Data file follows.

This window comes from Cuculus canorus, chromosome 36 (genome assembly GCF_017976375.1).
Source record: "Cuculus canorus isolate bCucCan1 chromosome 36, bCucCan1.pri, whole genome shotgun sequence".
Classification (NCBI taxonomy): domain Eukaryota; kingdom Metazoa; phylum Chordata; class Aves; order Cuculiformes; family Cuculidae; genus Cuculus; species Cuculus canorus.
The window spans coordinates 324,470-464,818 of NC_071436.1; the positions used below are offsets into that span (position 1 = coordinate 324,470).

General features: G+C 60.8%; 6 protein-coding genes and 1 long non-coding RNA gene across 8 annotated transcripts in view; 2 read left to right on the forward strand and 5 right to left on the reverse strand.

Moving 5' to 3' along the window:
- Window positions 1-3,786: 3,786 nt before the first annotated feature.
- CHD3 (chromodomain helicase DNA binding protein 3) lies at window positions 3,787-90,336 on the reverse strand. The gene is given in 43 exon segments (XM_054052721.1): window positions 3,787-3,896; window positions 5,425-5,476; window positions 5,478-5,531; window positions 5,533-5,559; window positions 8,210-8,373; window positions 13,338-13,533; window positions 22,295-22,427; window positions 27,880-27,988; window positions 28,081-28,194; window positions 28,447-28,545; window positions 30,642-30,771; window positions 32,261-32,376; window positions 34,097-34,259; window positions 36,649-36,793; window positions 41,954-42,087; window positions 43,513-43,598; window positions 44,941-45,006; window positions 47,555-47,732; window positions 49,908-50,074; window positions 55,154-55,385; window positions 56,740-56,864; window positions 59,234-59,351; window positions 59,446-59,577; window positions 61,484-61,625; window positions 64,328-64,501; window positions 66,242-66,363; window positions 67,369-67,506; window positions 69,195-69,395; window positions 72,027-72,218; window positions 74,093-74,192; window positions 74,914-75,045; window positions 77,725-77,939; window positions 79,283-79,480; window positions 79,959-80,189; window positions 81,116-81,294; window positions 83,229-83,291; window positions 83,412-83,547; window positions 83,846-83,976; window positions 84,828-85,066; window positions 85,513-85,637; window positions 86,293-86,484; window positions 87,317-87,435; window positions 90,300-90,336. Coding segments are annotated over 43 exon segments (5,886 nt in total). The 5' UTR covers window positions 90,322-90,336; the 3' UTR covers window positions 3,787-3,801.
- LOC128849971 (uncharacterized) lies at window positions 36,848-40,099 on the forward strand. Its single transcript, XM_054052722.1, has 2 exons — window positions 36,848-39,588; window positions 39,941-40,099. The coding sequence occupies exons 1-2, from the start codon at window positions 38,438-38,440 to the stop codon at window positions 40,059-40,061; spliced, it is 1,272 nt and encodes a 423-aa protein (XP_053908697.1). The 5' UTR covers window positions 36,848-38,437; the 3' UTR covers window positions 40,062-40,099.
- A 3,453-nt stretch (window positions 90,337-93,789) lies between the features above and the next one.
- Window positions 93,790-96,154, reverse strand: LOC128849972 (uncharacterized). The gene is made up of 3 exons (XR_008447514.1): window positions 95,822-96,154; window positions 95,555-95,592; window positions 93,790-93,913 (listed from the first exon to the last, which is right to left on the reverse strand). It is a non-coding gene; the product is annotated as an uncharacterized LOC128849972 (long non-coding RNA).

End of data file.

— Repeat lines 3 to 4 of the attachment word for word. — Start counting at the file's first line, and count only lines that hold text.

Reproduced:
Classification (NCBI taxonomy): domain Eukaryota; kingdom Metazoa; phylum Chordata; class Aves; order Cuculiformes; family Cuculidae; genus Cuculus; species Cuculus canorus.
The window spans coordinates 324,470-464,818 of NC_071436.1; the positions used below are offsets into that span (position 1 = coordinate 324,470).